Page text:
Twilight: Eclipse – Review

Twilight: Eclipse, the third film in the Twilight saga, opens much darker than the previous entries with someone or something chasing a young man down a shadowy alleyway in Seattle. We learn the young man is Riley (Xavier Samuel) and he is about to become a bloodsucker with the mission of taking out the Cullen family.

Too bad that tone didn’t stay throughout the movie because then Twilight: Eclipse would be much more than “just another Twilight film.” Unfortunately, before long it’s back to the love triangle of teenage angst-ridden Bella (Kristen Stewart), vampire Edward (Robert Pattinson), and werewolf Jacob (Taylor Lautner), with the same scenarios playing out over and over again: Bella wants to be a vampire, Edward doesn’t want her to be one, neither does Jacob but he still blames Edward, and so on.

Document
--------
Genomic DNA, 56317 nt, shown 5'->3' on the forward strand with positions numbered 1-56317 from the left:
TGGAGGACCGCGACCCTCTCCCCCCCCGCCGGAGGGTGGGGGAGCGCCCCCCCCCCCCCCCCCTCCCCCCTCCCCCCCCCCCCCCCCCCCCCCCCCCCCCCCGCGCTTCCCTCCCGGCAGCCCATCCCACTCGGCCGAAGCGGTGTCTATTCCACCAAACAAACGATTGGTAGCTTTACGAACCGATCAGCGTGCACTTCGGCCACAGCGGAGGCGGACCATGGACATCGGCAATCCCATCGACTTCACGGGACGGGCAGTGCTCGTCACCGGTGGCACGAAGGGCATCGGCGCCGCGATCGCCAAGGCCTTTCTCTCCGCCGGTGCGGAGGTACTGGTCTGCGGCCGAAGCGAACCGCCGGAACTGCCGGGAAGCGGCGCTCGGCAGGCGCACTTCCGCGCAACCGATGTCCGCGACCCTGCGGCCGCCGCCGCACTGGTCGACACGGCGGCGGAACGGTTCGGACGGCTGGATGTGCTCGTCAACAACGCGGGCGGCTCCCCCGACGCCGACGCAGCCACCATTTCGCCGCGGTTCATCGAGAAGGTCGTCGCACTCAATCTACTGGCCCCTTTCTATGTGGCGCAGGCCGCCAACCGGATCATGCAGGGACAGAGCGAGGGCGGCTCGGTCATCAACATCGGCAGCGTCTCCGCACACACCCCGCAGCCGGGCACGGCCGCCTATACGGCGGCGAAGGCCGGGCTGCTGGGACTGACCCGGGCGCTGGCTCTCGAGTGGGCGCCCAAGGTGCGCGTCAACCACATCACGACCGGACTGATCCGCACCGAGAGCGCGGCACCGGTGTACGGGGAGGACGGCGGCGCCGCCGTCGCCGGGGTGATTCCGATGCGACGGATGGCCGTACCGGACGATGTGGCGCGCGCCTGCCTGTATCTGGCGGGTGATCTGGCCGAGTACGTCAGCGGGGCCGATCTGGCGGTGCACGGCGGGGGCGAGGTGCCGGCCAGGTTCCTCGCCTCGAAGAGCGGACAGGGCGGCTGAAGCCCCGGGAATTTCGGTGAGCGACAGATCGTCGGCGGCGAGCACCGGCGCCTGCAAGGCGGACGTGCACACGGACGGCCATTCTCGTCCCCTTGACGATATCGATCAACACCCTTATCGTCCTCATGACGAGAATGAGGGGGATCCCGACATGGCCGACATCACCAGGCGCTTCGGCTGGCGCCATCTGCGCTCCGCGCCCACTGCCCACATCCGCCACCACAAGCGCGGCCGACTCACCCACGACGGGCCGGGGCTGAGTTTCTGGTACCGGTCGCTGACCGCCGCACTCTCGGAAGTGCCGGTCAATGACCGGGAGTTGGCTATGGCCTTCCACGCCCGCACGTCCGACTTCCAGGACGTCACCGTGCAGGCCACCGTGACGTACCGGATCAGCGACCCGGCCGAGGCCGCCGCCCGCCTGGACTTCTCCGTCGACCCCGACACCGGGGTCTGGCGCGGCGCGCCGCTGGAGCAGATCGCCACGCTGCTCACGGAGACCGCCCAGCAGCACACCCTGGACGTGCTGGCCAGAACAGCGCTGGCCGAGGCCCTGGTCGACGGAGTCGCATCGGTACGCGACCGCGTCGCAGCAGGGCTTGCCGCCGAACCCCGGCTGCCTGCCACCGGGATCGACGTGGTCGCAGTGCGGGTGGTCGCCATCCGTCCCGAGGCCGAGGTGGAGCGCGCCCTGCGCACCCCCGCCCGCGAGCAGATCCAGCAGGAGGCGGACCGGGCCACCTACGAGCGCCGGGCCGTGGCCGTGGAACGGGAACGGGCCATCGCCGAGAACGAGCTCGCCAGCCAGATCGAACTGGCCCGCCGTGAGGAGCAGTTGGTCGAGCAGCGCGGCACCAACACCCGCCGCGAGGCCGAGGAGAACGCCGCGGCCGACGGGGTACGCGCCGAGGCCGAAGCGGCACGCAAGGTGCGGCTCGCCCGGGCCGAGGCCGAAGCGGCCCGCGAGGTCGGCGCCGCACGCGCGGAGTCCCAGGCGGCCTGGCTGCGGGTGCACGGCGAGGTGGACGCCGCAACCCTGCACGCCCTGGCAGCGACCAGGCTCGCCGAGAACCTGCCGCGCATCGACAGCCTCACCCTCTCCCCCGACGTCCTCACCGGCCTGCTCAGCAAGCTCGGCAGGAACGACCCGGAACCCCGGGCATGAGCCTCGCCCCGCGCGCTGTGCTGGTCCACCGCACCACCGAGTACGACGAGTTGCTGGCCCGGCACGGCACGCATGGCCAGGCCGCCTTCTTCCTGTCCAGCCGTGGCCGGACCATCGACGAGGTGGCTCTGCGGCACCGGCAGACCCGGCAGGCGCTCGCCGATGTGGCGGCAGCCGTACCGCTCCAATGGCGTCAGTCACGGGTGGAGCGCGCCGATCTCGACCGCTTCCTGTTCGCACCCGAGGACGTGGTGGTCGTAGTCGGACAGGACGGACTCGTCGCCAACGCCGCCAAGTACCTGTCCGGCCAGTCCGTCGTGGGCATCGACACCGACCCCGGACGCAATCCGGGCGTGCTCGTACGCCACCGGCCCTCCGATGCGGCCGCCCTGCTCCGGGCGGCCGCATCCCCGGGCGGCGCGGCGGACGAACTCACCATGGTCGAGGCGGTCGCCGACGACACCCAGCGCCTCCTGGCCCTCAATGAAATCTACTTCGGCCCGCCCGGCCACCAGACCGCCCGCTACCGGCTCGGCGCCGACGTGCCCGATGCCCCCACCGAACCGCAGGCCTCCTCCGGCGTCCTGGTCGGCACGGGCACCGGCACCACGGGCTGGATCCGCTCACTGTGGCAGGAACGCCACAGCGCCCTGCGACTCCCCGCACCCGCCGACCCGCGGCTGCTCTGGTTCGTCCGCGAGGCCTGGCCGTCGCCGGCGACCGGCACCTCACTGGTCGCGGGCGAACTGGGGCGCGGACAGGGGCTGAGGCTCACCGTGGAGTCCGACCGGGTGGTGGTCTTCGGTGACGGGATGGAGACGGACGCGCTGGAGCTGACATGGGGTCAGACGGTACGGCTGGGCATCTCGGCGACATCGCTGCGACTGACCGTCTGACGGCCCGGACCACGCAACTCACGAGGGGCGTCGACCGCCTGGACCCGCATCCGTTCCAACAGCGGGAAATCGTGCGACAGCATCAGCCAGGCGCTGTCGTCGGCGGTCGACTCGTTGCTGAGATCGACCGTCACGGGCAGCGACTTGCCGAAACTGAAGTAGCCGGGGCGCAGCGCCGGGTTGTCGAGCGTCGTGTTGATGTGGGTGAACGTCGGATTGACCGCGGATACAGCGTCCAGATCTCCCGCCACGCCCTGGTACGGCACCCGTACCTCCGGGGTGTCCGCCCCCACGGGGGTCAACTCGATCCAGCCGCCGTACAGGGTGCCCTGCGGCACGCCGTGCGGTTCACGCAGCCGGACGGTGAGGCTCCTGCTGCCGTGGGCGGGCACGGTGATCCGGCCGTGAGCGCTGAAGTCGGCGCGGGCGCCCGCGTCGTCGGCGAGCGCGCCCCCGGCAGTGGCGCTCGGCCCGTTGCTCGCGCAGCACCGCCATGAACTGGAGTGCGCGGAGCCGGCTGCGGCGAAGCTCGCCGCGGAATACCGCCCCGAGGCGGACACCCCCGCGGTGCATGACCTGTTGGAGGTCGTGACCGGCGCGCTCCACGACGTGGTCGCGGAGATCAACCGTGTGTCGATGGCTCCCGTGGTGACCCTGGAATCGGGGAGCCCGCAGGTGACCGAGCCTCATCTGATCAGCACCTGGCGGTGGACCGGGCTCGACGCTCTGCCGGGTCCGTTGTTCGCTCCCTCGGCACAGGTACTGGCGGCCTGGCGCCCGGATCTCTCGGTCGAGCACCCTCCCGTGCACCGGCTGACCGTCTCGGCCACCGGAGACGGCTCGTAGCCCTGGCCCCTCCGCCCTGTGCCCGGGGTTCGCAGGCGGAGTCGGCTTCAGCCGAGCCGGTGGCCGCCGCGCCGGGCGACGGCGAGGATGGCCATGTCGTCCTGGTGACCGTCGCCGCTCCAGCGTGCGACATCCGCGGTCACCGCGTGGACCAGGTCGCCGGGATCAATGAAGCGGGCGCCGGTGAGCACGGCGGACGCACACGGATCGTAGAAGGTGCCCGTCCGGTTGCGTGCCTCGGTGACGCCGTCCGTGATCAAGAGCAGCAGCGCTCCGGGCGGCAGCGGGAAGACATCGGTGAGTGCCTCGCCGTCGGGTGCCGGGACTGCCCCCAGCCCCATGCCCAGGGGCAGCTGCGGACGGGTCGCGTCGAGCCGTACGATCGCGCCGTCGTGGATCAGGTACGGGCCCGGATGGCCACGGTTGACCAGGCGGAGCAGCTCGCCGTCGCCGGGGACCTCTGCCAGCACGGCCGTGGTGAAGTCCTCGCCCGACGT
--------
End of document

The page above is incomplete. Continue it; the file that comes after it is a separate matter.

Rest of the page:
Directed by David Slade, who did a great job adapting the vampire graphic novel 30 Days of Night (not to mention the indie thriller Hard Candy), I had high hopes for his vision with the story. I understand he has a demographic of teenage girls to appeal to but if he only kept more of that vibe from the opening this could have have won over an entirely new audience. The biggest draw for me from the last film, Twilight: New Moon, were the werewolves, yet here they are hardly around until the end.

A scene from ‘Twilight: Eclipse’. Courtesy eOne Films.